Earth Day was April 22nd, and each year when it arrives I am hopeful because I know there are people all over the globe who are going to wake up and realize that it’s now or never to save our world from total destruction, to save all the living beings that occupy it. But as unbelievable as it is, the destruction is accelerating. That not only disappoints me, it makes me desperate. Why can’t we understand that now is the time to try to save our world, take the moment to question our existence in this vast, wondrous universe. Really look at the rampant greed that is crushing everything: Trees are dying, animals are dying, oceans are dying. And when I say dying, I mean heading for extinction.

Gone forever!

Can’t you feel it? Can’t you feel the sadness?

Those days, when that sadness overcomes me, and I feel only the hopelessness of it all, is when I wander into my rose garden. I  prune, water, and smell the flowers with their scent of hope.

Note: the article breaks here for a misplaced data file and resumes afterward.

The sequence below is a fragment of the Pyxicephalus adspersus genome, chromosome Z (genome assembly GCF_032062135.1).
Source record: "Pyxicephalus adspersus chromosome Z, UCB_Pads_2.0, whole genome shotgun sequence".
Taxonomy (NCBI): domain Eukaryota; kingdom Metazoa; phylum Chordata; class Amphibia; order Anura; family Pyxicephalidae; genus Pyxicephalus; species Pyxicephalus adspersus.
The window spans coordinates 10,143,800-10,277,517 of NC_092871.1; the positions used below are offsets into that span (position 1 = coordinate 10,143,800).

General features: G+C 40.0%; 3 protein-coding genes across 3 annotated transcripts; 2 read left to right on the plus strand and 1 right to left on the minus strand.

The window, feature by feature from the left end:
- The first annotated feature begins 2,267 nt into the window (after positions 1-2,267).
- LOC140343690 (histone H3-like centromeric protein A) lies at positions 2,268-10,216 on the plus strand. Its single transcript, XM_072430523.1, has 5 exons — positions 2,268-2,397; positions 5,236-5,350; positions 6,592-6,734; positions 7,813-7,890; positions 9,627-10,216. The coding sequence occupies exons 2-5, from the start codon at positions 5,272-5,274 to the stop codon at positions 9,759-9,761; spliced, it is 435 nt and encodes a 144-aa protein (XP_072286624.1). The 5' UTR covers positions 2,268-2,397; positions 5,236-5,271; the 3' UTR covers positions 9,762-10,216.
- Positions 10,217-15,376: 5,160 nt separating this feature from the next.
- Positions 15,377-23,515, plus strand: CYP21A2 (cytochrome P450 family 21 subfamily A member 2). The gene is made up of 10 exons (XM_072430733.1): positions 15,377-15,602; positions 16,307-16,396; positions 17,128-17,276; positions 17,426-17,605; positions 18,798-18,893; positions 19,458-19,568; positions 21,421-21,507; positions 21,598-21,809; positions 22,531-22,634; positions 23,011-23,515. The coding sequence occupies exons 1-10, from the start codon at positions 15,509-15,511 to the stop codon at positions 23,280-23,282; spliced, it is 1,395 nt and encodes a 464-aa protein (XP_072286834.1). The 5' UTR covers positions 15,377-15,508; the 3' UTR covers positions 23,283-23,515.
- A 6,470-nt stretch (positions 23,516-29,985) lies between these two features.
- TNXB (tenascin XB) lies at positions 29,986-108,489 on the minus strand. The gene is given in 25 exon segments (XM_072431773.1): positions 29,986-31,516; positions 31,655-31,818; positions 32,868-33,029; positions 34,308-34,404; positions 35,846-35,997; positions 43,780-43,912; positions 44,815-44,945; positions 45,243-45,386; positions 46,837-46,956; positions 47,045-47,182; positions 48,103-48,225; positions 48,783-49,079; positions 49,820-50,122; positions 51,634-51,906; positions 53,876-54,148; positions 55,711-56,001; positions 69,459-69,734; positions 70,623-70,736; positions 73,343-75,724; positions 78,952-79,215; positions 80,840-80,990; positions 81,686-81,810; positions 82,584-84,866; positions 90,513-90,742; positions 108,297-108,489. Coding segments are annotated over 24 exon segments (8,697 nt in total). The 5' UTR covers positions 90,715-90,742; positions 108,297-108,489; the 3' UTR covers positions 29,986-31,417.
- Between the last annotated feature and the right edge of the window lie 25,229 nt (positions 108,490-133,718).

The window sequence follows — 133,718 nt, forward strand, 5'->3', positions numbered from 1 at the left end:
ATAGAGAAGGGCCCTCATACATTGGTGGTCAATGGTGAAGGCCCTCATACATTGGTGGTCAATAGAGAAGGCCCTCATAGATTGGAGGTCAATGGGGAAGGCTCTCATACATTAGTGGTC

When I’m there, I just know people are going to wake up, look around, and finally realize that the responsibilities for our tomorrows rest solely on our shoulders

Picture flower thru pavement.

TheOrganHarvestersBette COVER

The Organ Harvesters (Assent Publishing) Winner! The 2014 Stellar Sci-fi Contest For Science Fiction Dystopian Novel.

A damning evaluation of a system that had put technological advancements ahead of human rights, and protection of the environment.





Pic. Elephant eye

There is mystery behind that masked gray visage, an ancient life force, delicate and mighty, awesome and enchanted, commanding the silence ordinarily reserved for mountain peaks, great fires, and the sea. —  Peter Matthiessen

I wish people were more like elephants.

Funny, huh?

But if you’re anything like me, you can’t help but enjoy seeing how elephants interact and live their lives – and it’s all there to watch every day on FaceBook. I could spend hours with them on the screen.

Rolling in the mud doesn’t look like real fun to me, even though elephants love it. Those mud baths help protect their sensitive skin, sort of like our sun screen. But splashing, rolling around in the water is more what I like to do. It’s not much different than going to the beach and throwing yourself into the ocean, especially if it’s the Caribbean or Hawaiian waters.